Articles & Blogs on the Ethics of Markets / Economics / Business

Greed vs. Self-Interest: Toward Markets Driven by Love

“‘When you see the greed and the concentration of power, did you ever have a moment of doubt about capitalism and whether greed is a good idea to run on?’ That question was famously asked by Phil Donahue to economist Milton Friedman in a popular exchange from 1979. If you’re a defender of free markets, it’s a question you’ve surely wrestled with. Friedman’s response is characteristically insightful and straightforward, and was recently captured in a short animated film from PolicyEd”

Making Empathy Central to Your Company Culture

“In Tim Cook’s 2017 MIT commencement address, he warned graduates, “People will try to convince you that you should keep empathy out of your career. Don’t accept this false premise.” The Apple CEO is not alone in recognizing and emphasizing the importance of empathy — the ability to share and understand others’ emotions — at work. At the time of his remarks, 20% of U.S. employers offered empathy training for managers. In a recent survey of 150 CEOs, over 80% recognized empathy as key to success.”

Sharing Profits and Ownership with Workers not only Make Them Happier, It Benefits the Bottom Line Too

“Near-record low unemployment has companies fumbling to find the best ways to recruit and retain workers. Our research suggests a sure-fire way to do just that: give them a real stake. By that we simply mean sharing some of the profits and even ownership with the men and women who are fundamental to their companies’ success. […] After conducting a massive, multi-year study of shared capitalism, we found that not only is it good for workers, it’s good for the bottom line too.”

The Investor Revolution

“Most corporate leaders understand that businesses have a key role to play in tackling urgent challenges such as climate change. But many of them also believe that pursuing a sustainability agenda runs counter to the wishes of their shareholders. Sure, some heads of large investment firms say they care about sustainability, but in practice, investors, portfolio managers, and sell-side analysts rarely engage corporate executives on environmental, social, and governance (ESG) issues. The impression among business leaders is that ESG just hasn’t gone mainstream in the investment community.”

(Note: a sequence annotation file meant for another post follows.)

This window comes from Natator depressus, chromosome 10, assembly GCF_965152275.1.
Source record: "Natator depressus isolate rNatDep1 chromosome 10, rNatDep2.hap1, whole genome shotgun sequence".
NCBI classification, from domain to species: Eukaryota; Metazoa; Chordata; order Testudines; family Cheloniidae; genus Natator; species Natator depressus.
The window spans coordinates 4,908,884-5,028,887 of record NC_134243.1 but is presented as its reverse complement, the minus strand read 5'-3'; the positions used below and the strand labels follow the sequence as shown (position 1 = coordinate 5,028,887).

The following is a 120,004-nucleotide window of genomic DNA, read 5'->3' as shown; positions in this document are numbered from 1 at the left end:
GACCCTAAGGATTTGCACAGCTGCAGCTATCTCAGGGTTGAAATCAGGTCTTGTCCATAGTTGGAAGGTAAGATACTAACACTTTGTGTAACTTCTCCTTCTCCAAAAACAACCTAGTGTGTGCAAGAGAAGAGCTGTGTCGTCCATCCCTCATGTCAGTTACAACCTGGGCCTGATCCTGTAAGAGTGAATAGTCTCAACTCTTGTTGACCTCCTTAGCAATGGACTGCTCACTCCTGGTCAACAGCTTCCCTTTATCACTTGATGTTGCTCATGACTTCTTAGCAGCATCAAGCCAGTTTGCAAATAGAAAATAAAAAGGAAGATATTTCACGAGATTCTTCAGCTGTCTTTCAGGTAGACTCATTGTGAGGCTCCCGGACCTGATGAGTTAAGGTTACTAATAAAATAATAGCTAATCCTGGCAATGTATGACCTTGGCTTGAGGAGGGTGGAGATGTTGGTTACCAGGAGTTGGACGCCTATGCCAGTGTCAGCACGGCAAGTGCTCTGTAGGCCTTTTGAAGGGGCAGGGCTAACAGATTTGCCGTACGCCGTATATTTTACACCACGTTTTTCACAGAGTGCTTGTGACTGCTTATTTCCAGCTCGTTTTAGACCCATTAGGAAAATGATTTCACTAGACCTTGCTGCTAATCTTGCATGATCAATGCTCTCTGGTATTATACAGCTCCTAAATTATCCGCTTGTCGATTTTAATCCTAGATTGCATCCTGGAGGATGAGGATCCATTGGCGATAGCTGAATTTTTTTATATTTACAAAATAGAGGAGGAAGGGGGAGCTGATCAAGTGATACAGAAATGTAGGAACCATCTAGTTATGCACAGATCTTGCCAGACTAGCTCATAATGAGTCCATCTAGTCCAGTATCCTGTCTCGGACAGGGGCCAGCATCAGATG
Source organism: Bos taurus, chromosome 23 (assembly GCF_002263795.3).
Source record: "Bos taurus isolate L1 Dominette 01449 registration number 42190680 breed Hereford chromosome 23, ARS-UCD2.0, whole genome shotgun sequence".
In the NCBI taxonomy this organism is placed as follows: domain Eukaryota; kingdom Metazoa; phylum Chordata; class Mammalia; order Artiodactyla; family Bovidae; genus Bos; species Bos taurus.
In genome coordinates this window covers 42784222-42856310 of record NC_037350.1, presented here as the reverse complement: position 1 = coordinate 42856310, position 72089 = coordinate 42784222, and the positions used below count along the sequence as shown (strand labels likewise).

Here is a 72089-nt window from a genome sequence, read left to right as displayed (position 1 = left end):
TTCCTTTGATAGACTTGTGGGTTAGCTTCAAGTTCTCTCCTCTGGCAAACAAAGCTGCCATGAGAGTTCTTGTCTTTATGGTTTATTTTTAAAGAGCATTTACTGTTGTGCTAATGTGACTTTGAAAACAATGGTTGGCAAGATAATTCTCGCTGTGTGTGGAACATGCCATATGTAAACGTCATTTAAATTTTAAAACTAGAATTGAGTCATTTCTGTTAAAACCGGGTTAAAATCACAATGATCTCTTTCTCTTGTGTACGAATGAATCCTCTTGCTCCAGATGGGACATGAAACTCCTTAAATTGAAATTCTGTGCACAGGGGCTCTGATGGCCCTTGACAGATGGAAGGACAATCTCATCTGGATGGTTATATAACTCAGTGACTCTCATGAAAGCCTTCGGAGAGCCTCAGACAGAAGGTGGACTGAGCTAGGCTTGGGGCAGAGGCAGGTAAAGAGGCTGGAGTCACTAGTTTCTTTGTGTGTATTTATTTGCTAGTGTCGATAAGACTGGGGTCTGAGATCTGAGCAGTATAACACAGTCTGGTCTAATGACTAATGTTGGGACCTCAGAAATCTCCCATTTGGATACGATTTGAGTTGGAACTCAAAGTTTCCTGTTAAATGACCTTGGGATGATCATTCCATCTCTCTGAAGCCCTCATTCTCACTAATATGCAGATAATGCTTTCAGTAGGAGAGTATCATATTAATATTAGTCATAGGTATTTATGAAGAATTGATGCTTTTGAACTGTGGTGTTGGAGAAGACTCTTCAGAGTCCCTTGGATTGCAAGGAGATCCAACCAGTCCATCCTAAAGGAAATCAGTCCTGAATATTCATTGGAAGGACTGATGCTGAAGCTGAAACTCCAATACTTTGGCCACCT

Socialism in Our Time?

“Bhaskar Sunkara […] has released a new book just in time for the 2020 presidential election season called The Socialist Manifesto: The Case for Radical Politics in an Era of Extreme Inequality (Basic Books, 2019). In the book, Sunkara makes the case for why a socialist economy, government, and society is necessary, and what it might look like. He also provides an in-depth historical look at the development of socialist intellectual thought over the past 150 years. Our Economics Editor Aaron Freedman speaks with him about the past, present, and future of socialist economics.”

Employee-Owned Companies Perform Better, But Are Resisted by Banks, Lawyers and Governments

“as a form of stakeholder capitalism, the evidence shows that employee ownership boosts employee commitment and motivation, which leads to greater innovation and productivity. […] If research over the years has found that employee ownership is a successful corporate model, this raises the question of why, if this makes companies more successful, it is not more widely adopted.”

‘Do No Harm’ Isn’t Enough. Why the [Australian] Banking Royal Commission Will Ultimately Achieve Little

“Why will the recommendations not be a lasting solution? An important reason is that the royal commission interpreted ‘behaviour consistent with community standards’ in a limited way to refer to situations in which customers were actually harmed. But much of community angst over financial sector conduct relates to the broader use of market power and superior knowledge to extract an ‘unfair’ share of the benefits from transactions with customers.”

Five Reasons ‘Green Growth’ Won’t Save the Planet

“Green growth has emerged as the dominant narrative for tackling contemporary environmental problems. Its supporters […] say that sustainability can be achieved through efficiency, technology and market-led environmental action. Green growth suggests we really can have our cake and eat it – both growing the economy and protecting the planet. But when it comes to tackling the most pressing environmental problems such as climate breakdown, species extinction or resource depletion, green growth might weaken rather than strengthen progress. Here are five reasons why”

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